Despite what its sexy previews suggest, Justin Chadwick’s “The Other Boleyn Girl” leaves audiences with the cinematic version of blue balls. We listen to Anne Boleyn (Natalie Portman) complain about the “degrading techniques” she must use to sexually arouse King Henry VIII (Eric Bana) and we see reaction shots of the witnesses at a beheading, but this trashy chick-flick could have been even more fun if it actually showed viewers the raunchy sex and the decapitated heads, rather than just teasing us to keep the PG-13 rating. Not to say that the film adaptation of Philippa Gregory’s novel isn’t entertaining. With plenty of bitchy banter, beautiful, lustful actors, melodrama and suspenseful plot twists, the film certainly qualifies as a guilty pleasure, but it isn’t quite pleasurable enough to completely satisfy the viewer.
We are conveniently told in the first scene that Anne Boleyn, the daughter and niece of two well-connected and power-hungry men, is a complicated person, while her younger sister Mary (Scarlett Johansson) is not, so the audience doesn’t have to think too hard to figure the characters out for themselves. Johansson is an expert at pouting and puppy-dog eyes, but she is careful not to overdo it, so it’s not difficult to see why King Henry would take notice of Mary’s sincerity the first time they meet. Likewise, there’s no mystery as to why Mary would fall for Eric Bana’s brooding yet tender king after she is forced to become his mistress, a role originally intended for Anne. Anne consequently feels so betrayed that she transforms from an independent, loving sister to a cruel, scheming seductress.
Anne returns from exile in France just as Mary is pregnant with the king’s first male heir, and she manages to completely steal away the king’s affection, seemingly by just telling unfunny, flirtatious jokes and refusing sex. But there is something very relatable and truthful about the scenes in which Mary and Anne bicker over their fickle male lover. Watching Anne pompously give relationship advice to her heartbroken sister should be an enraging experience for any girl in the audience who can recall the snide, catty and passive-aggressive days of female adolescence.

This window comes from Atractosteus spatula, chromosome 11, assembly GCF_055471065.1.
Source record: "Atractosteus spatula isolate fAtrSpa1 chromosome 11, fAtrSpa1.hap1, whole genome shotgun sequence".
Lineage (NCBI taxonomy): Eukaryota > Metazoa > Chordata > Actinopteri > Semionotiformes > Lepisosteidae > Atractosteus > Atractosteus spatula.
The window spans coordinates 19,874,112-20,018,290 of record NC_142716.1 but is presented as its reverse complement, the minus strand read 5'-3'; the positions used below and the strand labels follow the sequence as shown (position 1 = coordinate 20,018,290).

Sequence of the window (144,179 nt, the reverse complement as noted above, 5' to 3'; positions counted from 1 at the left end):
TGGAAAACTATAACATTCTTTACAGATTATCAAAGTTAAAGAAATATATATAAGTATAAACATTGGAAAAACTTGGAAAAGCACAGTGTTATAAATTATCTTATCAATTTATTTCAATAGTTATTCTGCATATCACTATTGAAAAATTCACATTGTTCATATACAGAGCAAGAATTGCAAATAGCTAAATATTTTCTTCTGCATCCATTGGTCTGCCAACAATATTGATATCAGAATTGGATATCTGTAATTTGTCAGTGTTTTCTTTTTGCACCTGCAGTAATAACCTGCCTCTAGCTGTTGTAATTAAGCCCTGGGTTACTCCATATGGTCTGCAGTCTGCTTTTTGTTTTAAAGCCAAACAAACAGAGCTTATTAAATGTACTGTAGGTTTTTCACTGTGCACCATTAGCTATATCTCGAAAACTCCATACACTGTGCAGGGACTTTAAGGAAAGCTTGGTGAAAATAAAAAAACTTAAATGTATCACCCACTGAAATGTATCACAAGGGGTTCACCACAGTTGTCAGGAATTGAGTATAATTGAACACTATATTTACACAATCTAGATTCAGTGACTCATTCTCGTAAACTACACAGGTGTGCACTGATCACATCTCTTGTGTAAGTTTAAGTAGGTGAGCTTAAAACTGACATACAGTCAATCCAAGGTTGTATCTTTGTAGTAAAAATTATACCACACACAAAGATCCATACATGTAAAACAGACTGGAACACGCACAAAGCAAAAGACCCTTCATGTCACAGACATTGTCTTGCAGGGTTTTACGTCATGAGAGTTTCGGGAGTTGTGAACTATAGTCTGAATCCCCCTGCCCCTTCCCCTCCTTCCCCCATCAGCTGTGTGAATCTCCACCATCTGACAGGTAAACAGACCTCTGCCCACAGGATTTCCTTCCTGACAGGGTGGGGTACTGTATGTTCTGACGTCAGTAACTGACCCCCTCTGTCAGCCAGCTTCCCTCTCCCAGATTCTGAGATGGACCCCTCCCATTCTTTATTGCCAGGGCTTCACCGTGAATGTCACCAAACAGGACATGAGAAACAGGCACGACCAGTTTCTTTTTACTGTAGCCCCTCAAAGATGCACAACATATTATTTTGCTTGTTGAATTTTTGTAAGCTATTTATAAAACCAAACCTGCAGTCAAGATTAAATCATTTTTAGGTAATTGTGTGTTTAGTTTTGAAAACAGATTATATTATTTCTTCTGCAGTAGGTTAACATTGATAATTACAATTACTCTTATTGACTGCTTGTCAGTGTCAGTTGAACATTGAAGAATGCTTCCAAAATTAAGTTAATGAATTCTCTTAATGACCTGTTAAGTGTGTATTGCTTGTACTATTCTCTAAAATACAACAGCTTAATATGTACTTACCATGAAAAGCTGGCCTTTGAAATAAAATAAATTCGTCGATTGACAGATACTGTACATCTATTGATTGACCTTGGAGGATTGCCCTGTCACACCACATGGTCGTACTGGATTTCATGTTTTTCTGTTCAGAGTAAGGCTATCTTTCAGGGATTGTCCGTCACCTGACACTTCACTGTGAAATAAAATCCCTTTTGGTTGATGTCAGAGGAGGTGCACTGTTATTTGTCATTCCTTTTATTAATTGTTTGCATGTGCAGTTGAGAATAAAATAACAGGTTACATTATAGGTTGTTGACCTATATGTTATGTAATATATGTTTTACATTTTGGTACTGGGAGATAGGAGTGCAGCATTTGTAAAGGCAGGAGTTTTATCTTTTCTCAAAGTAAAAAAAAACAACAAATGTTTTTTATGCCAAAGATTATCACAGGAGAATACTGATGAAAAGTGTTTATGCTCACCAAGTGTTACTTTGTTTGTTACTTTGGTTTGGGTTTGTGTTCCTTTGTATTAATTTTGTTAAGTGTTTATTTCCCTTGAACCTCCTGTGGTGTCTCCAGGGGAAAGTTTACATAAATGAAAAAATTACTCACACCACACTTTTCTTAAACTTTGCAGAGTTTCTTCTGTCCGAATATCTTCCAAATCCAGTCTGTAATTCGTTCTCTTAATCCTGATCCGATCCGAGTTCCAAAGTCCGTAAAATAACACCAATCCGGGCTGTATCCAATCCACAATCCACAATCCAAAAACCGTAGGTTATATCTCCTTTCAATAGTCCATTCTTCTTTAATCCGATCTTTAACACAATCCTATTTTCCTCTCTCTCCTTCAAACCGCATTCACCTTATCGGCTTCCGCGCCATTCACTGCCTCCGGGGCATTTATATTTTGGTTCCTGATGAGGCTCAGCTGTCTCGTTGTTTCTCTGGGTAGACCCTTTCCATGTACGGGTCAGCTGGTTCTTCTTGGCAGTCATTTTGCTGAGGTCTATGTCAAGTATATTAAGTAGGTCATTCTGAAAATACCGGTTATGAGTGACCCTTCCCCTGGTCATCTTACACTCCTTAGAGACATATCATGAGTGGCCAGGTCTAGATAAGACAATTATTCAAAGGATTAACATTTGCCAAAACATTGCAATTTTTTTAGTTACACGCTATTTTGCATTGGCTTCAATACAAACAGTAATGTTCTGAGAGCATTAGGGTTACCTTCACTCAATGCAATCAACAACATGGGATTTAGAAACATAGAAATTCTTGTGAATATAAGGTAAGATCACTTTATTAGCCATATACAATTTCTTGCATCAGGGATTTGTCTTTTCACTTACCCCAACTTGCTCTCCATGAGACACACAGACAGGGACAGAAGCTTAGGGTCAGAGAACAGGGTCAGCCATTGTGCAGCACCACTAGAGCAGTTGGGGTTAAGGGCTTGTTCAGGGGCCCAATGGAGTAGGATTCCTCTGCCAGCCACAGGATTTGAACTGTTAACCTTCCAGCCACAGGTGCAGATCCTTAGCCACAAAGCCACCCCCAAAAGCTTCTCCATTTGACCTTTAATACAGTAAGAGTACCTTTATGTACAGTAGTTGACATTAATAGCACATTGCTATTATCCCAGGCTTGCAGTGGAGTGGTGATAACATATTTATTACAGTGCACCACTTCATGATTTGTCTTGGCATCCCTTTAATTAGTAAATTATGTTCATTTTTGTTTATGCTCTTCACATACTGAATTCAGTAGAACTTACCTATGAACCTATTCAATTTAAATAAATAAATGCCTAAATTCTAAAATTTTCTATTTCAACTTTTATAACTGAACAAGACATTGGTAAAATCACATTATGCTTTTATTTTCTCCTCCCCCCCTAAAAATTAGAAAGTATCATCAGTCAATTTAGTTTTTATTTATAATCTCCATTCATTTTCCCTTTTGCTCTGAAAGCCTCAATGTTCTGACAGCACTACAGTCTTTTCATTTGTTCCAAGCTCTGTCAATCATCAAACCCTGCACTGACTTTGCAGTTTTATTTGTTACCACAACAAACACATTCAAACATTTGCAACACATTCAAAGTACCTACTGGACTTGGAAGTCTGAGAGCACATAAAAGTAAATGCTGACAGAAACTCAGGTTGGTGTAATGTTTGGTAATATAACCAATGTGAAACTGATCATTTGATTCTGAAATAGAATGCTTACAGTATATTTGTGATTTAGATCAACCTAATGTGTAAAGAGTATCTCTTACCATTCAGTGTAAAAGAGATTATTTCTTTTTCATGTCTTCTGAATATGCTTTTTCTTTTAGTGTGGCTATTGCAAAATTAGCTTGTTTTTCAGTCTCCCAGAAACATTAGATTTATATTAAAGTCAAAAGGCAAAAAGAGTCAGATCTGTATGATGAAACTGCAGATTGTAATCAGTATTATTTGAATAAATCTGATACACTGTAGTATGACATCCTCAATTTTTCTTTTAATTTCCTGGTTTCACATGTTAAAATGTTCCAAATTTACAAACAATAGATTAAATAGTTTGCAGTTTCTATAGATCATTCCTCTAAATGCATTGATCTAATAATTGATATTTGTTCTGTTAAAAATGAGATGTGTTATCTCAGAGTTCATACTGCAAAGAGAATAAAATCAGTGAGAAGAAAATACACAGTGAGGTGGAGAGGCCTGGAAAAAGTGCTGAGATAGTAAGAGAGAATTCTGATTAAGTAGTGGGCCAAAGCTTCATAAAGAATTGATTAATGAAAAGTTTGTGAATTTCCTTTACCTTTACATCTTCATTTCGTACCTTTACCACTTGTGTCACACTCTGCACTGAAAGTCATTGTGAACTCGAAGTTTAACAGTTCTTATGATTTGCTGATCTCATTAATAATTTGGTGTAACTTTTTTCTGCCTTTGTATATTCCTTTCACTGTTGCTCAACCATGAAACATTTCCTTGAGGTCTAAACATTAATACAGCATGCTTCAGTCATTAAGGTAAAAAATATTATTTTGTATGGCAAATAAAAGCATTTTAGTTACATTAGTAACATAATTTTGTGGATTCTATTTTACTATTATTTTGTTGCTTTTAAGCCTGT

If this story, originally inspired by the real Tudor monarchy, was reworked into a modern-day teen drama, it would be a bore. But the exquisite costumes, monarchal politics and life-or-death stakes all help to create an addictive and mindlessly exciting viewing experience. Screenwriter Peter Morgan, who also penned “The Queen,” throws in some disturbing and over-the-top scenes toward the end, but the distant time period makes the historical fantasy feel believable and compelling.
Morgan’s script makes some weak attempts to take a stand against sexism and female rivalry, but it would have been wiser to treat the material just as King Henry VIII treats each mistress: as a disposable plaything without anything to say or any purpose beyond titillation.